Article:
Yurt Trips In The Sawtooths
It's fun to say, it's fun to stay. Yurts are where it's at.by Shawn Emery
There's nothing like a yurt trip to cap off a ski season. These annual rituals have lured me to mountain ranges throughout the West: Wasatch, Tushars, La Sals, Selkirks, Wallowas, Tetons, and last March to the Sawtooth Mountains near Stanley, Idaho.
Two friends and I bought three secluded nights in the Williams Peak yurt from Sawtooth Mountain Guides. The company, ran by Kirk Bachman and Erik Leidecker has operated the yurt since 1988. Founded in 1985, Sawtooth Mountain Guides is a full-service, year-round mountain guide service.We spent the night prior to our hike in a local Stanley hotel, complete with fake timber siding and walls thin enough to hear the rushing Salmon River. From our room window, we took in uninterrupted views of the ten thousand-plus foot peaks we would be skiing under for the next few days: Williams Peak, Mt. Heyburn, Thompson and Horstmann.
In the morning, we met our guide Sarah at the trailhead for the hike in. With 40-pound packs, we faced a 1400-foot vertical climb over four miles. Sarah, who received her ski guiding license in 2003, displayed a pleasant, confident demeanor - one that said, "Follow me. I know where I am going. You'll be safe." Since this was our group's first trip to the yurt, one of her jobs was to keep us from wandering off trail, where in sections, only faint, melting ski tracks remained. Her other duties were to point us to the best skiing.
Walks to yurts always seem to be long and grueling. There is a breaking-in period when your body settles into a rhythm of gliding and breathing. Your mind begins to focus on the rudimentary lifestyle you are about to experience: eat, sleep, hike, ski, repeat. Your pack settles on your body. Seldom-used muscles initially scream in revolt as they are forced to work hard.
Once we were out of the lower forested hills, our hike to the Williams Peak followed the Alpine Way Trail. The trail follows an arcing ridgeline with the meandering Fish Hook Creek to our left and far below. The exposure of the trail put us face-to-face with head-on views of classic-looking Sawtooth mountains: serrated ridgelines with hanging snowfields clinging to unbelievably vertical rock.
The well laid-out Williams Peak compound consists of one 16-foot diameter cooking/sleeping yurt with the basic cooking amenities, a second sleeping yurt, a dry sauna heated by a wood stove, and an outhouse with unparalleled views down to the Sawtooth Valley. Inspired by Mongolian nomads, yurts are circular, domed canvas tents supported by hand-hewn wooden poles. There is great skiing for nearly all abilities and conditions right at the doorsteps of Williams Peak Yurt. A larger group could spit up with one half heading for the expert upper slopes and the other poking around just a few hundred vertical feet above and below the yurt.
Heading into our trip, the National Weather Service bulletin for the elevations we were to ski was mostly sunny, highs in the mid 50s, lows near freezing. Basically warm, too warm for extended mornings of supportable and safe corn skiing - the smooth snow surface created by late-season freeze and thaw cycles. The first morning we headed for Skier's Summit, 1600 feet of vertical climbing from the Yurt. The run was a wide-open alley of great skiing that seemed endless. Following backcountry safety protocol, we skied one-by-one, against the backdrop of the 10,751-foot high Thompson Peak. After one additional short run, we worked our way down the slushy Jerry Garcia Bowl and Tortilla Flats to the yurt. Our aching muscles and hungry stomachs were revitalized with a sauna and a big dinner.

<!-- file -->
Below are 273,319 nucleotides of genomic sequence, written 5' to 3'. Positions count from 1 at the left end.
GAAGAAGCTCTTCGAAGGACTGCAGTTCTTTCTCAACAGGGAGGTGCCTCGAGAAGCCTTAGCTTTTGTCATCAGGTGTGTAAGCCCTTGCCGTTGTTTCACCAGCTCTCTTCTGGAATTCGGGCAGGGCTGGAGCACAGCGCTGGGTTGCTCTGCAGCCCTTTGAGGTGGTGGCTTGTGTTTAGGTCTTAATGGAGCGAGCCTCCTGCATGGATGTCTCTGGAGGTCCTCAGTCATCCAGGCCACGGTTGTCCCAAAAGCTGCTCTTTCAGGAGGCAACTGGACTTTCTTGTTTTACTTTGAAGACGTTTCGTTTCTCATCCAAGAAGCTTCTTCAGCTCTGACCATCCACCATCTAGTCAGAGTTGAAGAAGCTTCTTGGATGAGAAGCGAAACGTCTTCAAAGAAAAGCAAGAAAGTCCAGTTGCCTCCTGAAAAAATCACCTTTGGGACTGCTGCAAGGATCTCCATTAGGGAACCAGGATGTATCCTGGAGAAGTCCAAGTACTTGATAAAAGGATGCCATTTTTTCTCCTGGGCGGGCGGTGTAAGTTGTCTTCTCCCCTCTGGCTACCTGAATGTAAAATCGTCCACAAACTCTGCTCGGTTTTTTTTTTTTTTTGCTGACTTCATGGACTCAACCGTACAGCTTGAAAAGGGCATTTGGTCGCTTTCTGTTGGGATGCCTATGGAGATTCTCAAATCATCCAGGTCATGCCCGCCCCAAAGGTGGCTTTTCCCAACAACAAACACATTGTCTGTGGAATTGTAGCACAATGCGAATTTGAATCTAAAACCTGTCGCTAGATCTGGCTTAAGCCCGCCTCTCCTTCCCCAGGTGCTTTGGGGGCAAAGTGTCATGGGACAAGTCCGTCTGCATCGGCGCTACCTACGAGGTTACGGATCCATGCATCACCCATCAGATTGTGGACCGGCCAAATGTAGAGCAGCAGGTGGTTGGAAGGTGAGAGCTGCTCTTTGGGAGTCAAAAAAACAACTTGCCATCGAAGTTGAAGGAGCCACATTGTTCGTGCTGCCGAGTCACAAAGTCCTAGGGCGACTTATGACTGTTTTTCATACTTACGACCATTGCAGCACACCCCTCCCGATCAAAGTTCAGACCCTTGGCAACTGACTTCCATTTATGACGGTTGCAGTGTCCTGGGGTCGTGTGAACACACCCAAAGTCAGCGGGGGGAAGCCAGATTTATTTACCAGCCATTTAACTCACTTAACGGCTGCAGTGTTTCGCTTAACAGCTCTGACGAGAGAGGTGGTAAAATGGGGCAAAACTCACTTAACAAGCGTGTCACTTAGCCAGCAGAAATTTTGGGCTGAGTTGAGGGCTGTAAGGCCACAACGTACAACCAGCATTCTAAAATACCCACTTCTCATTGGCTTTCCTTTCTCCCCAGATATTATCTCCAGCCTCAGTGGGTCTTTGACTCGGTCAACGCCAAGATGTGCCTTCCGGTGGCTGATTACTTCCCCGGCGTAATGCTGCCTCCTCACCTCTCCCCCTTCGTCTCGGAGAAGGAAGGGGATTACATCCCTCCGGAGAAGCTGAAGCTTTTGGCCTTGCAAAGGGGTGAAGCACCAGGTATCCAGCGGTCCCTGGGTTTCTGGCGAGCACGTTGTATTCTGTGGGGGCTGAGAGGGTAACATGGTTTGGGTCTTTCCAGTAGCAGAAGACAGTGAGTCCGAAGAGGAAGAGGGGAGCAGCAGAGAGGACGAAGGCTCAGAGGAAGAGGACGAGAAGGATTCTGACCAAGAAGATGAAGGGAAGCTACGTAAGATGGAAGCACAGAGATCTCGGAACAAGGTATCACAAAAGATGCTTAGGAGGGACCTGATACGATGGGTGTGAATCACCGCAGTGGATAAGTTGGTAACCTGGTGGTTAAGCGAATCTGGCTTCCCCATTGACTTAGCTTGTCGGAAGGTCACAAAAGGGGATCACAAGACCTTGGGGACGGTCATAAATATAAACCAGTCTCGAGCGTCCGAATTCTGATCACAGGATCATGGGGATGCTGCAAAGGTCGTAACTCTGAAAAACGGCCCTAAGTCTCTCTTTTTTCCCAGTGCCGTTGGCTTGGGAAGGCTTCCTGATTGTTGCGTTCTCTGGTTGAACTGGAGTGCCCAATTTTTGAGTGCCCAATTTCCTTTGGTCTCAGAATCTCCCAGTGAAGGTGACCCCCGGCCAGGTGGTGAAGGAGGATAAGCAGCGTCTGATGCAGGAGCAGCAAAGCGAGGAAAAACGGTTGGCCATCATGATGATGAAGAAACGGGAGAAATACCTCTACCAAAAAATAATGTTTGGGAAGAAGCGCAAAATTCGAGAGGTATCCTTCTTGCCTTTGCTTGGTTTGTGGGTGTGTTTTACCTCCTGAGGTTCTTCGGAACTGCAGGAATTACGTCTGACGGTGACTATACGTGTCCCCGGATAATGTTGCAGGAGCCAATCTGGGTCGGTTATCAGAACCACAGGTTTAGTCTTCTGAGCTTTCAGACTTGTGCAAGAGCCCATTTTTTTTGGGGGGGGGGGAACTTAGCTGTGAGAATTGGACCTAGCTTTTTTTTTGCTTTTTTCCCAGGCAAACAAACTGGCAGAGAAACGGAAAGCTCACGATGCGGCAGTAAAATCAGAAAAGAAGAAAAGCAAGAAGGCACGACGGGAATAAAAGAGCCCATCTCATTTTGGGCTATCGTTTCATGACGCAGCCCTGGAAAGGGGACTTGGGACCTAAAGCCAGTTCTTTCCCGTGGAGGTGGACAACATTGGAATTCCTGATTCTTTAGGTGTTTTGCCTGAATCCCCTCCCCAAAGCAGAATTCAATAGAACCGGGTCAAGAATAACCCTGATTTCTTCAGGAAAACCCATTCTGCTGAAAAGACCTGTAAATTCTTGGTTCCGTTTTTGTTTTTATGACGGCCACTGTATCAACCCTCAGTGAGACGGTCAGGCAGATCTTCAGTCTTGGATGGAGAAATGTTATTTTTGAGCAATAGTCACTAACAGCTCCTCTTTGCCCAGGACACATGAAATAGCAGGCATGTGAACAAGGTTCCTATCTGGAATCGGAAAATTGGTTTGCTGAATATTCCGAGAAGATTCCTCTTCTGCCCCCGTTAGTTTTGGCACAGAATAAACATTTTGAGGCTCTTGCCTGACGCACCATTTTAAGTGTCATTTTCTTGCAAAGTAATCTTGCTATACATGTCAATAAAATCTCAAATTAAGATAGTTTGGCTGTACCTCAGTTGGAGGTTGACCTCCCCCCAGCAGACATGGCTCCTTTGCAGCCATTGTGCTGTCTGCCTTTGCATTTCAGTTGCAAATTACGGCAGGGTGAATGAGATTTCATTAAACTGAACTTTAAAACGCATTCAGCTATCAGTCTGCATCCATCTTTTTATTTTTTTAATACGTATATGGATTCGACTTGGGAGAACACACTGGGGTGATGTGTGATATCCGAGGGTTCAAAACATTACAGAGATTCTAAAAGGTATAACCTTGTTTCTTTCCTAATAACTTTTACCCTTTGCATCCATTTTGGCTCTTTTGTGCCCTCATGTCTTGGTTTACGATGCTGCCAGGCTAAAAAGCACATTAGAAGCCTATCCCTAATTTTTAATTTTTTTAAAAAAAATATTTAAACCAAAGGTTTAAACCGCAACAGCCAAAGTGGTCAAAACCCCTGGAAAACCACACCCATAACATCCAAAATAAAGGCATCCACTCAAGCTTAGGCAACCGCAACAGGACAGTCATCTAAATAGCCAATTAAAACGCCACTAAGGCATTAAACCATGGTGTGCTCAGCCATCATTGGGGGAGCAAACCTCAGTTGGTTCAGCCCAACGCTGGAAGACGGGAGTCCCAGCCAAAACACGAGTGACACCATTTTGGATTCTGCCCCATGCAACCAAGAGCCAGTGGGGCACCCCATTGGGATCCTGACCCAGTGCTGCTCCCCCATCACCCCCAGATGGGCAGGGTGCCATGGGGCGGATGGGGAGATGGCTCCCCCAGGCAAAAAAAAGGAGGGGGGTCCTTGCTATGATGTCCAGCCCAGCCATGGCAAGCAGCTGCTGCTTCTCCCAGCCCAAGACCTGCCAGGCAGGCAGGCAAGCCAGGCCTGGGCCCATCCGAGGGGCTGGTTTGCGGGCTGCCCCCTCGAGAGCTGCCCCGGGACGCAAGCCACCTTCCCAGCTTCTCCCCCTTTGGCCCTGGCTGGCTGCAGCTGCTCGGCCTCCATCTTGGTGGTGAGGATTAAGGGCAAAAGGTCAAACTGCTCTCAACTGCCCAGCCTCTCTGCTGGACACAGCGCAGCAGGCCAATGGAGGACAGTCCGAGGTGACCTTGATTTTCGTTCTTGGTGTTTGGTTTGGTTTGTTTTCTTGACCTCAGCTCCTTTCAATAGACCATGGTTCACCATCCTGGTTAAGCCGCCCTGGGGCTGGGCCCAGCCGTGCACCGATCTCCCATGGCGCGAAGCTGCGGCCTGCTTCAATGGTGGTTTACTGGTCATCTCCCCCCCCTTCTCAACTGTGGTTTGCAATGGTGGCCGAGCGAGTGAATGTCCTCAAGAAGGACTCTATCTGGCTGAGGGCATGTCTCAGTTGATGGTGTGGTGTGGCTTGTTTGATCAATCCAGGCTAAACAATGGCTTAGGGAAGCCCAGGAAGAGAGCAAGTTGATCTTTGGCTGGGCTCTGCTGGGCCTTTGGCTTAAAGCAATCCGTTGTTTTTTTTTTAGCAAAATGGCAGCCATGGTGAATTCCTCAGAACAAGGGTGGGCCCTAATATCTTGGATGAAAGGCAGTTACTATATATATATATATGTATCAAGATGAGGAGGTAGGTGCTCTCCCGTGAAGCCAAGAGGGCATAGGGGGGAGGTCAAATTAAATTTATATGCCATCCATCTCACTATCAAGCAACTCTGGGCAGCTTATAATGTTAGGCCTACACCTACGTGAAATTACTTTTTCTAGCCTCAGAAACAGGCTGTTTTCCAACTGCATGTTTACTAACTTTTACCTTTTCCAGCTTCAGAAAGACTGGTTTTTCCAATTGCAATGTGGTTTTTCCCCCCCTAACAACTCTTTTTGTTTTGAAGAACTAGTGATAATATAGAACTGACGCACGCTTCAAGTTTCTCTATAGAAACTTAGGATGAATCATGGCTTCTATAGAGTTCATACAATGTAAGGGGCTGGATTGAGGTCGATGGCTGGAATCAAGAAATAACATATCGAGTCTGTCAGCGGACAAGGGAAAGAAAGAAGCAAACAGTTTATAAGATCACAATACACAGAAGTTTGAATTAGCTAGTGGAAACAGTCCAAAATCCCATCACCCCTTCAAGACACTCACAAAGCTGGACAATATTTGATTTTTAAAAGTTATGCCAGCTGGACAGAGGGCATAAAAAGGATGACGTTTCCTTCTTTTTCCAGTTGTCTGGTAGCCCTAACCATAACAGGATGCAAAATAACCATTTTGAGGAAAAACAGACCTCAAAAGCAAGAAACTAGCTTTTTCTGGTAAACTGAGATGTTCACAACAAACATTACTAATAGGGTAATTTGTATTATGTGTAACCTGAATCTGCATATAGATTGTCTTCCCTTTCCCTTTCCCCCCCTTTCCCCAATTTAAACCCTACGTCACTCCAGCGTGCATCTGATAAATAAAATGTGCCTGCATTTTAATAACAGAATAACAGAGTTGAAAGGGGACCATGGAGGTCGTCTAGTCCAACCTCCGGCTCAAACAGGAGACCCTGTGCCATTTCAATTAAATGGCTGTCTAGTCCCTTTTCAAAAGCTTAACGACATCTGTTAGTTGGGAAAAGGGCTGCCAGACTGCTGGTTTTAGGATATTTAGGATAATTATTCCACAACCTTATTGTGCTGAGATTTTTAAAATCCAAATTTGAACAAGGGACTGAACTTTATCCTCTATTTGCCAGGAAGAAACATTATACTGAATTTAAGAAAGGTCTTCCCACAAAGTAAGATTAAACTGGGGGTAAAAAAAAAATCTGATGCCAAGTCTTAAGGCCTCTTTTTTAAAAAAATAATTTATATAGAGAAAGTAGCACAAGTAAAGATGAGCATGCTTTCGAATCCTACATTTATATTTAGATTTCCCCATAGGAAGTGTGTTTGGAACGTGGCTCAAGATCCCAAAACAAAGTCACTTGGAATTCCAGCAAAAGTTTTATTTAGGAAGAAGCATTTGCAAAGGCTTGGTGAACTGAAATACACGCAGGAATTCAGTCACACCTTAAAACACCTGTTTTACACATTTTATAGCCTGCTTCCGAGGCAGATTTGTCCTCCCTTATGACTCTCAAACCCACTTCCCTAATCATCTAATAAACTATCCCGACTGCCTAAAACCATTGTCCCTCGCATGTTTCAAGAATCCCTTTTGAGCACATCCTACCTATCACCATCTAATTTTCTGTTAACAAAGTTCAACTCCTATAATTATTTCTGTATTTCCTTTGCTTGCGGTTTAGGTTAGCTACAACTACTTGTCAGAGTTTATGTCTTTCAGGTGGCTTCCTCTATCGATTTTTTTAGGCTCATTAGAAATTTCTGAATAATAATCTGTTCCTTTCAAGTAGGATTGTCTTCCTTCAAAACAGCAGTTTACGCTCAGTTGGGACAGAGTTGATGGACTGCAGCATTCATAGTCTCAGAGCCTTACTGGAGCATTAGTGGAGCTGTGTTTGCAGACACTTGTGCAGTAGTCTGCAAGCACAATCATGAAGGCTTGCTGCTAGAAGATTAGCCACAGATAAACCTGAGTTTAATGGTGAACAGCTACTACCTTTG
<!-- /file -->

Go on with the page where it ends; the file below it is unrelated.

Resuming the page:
On day two, Sawtooth Mountain Guides' co-owner Erik met us at 7:30 a.m. He woke well before dawn to drive, then hike four miles in the dark - alone. That's dedication. He led us into the upper Marshall Lake Basin, opposite of Williams Peak. The tour to Marshall Lake from the yurt was a great walk. We passed through heavily wooded forests, and around a frozen lake bordered on one-side by skyscraper peaks. Halfway through the hike, I decided to take a break and the group went on without me. They skied out of sight. The silence of the wilderness was occasionally interrupted by slow slides washing through narrow rock funnels down the warming south face of Williams Peak. Lying back in the sun with my lunch, watching and hearing this show was as satisfying as a good ski run.
Erik and his staff are passionate about skiing and ensuring your trip is hassle free. Although skiing begins in December, spring skiing is a completely different experience. "With the arrival of a more stable spring snow pack, many descents not possible during the more hazardous winter months become possible," says Erik. The classic spring corn runs include the south faces of Williams Peak, Peak 10,084, Thompson Peak, and the north-facing couloirs off the Skiers Summit.
As we skied out on day three, a storm moved in with sleet hitting our faces sideways on the exposed Alpine Way Trail. Although we wanted to ski more, the bad weather was a sign that it was probably time to say goodbye. And time to scout another mountain range.
Sawtooth Mountain Guides is entering
its 20th season and continues to refine its services and facilities. For the
2004/2005 season a new 20-foot yurt is replacing the current 16-footer at Williams
Peak. Reservations are required for all of the yurts. Some groups book trips
a year in advance. You can contact Sawtooth Mountain Guides at:
P.O. Box 18 Stanley, Idaho 83278
Phone: (208) 774-3324
Fax (208) 774-3729
2004/2005 rates: $30.00/person/night
with 8 person minimum. Additional fees may apply if a guide needs to go with